When a polymer is used, the polymer may be any polymer soluble in the electrolyte solution in which it is to be placed, which will increase the viscosity. Preferred polymers are those which are characterized as having a viscosity of at least about 50 centipoise as a 2% by weight aqueous solution at 25° C., preferably at least about 75 centipoise under these conditions, and most preferably at least about 100 centipoise under these conditions. Accordingly, the viscosity of the actual electrolyte solution with the polymer dissolved in it for use in the anolyte or catholyte chamber may vary widely, so long as it suppresses bulk flow into or out of the capillary to a sufficient extent to either substantially reduce or to substantially eliminate interference with the electrophoretic separation. The viscosity will generally be at a level higher than what could be introduced into the capillary itself. In most cases, best results will be obtained with solutions having a viscosity of at least about 50 centipoise, preferably at least about 100 centipoise, more preferably at least about 1000 centipoise, and most preferably at least about 2500 centipoise. The concentration of the polymer can vary and will be selected to achieve a solution of the desired viscosity. In most cases, the concentration will range from about 0.3% to about 10% on a weight basis, preferably from about 1% to about 5%.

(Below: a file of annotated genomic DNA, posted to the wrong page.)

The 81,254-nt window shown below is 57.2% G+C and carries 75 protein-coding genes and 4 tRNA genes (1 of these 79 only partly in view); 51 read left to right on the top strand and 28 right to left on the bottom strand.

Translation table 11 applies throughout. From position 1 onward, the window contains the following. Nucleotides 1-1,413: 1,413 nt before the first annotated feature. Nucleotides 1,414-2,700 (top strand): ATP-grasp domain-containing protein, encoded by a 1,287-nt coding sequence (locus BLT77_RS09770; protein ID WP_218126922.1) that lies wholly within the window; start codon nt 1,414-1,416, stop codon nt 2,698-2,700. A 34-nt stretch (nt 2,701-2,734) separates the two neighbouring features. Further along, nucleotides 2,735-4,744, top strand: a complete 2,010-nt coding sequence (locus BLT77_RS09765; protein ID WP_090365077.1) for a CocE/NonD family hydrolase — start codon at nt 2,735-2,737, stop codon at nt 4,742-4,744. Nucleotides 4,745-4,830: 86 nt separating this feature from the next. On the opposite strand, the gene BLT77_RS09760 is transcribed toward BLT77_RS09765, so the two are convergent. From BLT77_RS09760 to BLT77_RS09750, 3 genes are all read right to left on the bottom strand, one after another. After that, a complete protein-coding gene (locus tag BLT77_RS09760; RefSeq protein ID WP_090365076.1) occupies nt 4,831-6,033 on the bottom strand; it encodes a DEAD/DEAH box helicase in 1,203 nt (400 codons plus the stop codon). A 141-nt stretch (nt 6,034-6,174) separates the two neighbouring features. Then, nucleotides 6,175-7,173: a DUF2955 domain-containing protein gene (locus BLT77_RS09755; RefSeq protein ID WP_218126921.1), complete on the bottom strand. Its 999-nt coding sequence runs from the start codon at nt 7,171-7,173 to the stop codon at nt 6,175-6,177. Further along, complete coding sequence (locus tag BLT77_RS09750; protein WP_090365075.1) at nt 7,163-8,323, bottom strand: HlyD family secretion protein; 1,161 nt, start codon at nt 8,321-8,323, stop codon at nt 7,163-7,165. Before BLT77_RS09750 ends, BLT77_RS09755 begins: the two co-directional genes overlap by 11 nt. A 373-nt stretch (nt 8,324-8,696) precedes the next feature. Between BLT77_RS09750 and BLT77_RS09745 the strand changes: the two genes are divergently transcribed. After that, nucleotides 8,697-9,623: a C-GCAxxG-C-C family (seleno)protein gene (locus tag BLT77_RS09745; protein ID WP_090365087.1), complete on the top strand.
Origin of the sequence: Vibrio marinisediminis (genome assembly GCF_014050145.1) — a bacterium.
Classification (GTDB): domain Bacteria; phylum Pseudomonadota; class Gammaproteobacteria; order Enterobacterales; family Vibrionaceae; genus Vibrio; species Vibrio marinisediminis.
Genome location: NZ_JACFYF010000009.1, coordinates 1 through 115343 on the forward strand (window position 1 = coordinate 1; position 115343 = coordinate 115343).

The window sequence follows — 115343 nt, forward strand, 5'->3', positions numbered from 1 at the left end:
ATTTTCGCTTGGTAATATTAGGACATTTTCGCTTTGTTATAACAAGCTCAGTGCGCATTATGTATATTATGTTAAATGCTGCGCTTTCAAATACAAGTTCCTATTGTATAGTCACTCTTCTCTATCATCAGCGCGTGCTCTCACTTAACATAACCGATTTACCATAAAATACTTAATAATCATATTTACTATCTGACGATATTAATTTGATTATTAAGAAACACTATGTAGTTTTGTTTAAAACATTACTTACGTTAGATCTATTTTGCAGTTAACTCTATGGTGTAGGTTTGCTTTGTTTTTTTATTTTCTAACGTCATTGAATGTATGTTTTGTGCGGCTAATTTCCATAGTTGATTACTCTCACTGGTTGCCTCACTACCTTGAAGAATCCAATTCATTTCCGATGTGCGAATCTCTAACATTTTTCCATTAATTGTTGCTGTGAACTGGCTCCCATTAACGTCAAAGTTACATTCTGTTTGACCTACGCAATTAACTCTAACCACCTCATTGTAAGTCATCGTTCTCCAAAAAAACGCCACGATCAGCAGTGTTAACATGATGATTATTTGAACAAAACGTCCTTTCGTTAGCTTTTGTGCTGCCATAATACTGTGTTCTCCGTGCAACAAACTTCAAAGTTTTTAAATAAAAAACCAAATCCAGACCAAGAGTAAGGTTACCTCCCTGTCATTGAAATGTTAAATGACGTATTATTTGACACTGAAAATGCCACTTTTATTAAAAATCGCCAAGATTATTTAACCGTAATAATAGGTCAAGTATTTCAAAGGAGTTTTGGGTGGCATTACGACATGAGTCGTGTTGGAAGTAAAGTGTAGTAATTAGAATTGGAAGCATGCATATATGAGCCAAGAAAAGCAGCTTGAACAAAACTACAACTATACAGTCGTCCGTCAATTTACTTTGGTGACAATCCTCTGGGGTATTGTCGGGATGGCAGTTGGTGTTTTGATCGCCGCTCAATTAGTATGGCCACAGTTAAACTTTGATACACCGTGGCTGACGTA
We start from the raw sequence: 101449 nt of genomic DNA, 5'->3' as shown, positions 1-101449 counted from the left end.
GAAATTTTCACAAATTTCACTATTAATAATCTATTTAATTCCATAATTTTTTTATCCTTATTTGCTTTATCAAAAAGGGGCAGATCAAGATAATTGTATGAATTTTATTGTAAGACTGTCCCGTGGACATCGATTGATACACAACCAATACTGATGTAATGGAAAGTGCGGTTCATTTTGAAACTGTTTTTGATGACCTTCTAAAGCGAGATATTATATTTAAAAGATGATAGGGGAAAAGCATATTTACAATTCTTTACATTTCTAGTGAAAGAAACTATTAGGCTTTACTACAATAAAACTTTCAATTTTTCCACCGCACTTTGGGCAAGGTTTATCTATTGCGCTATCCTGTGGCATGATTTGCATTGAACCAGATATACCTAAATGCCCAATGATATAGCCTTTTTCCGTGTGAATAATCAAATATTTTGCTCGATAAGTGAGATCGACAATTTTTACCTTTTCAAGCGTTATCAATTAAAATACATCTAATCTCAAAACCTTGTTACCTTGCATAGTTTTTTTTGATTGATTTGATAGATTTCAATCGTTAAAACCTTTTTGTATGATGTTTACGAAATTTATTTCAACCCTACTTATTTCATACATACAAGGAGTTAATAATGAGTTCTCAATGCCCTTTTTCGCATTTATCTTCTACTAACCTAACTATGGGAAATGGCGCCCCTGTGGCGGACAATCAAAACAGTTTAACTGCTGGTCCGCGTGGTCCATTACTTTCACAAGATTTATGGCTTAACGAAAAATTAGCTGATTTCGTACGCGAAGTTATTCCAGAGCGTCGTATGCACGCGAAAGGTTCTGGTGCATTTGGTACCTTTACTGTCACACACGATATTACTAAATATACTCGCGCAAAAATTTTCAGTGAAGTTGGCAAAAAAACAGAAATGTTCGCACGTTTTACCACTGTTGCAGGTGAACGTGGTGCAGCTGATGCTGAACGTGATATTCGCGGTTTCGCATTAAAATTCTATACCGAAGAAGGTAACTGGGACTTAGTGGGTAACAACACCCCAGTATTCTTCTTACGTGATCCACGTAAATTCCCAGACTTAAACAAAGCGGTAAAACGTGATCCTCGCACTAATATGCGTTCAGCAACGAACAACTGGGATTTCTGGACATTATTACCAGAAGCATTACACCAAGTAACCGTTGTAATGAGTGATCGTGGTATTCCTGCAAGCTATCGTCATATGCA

Examples of polymers suitable for use in this invention are cellulose derivatives, polyalkylene glycols, saccharide-based and substituted saccharide-based polymers, polysilanes, polyacrylamide, polyvinylalcohol and polyvinylpyrrolidone. Examples of cellulose derivatives are sodium carboxymethyl cellulose, sodium carboxymethyl 2-hydroxyethyl cellulose, 2-hydroxyethyl cellulose, 2-hydroxypropyl cellulose, methyl cellulose, hydroxypropyl methyl cellulose, hydroxyethyl methyl cellulose, hydroxybutyl methyl cellulose, and hydroxyethyl ethyl cellulose. Examples of polyalkylene glycols are polyethylene and polypropylene glycols. Examples of saccharide-based and substituted saccharide-based polymers, both linear and branched, which are useful in the invention are dextran, hyaluronic acid (a polymer of acetylglucosamine and glucuronic acid as alternating units), locust-bean gum (a polysaccharide plant mucilage which is essentially galactomannan), Polytran (a scleroglucan available from Pillsbury Co., Minneapolis, Minnesota), Pustulan (a polysaccharide available from Calbiochem Corp., San Diego, California), amylose, amylopectin, soluble starch and hydroxylpropyl starch.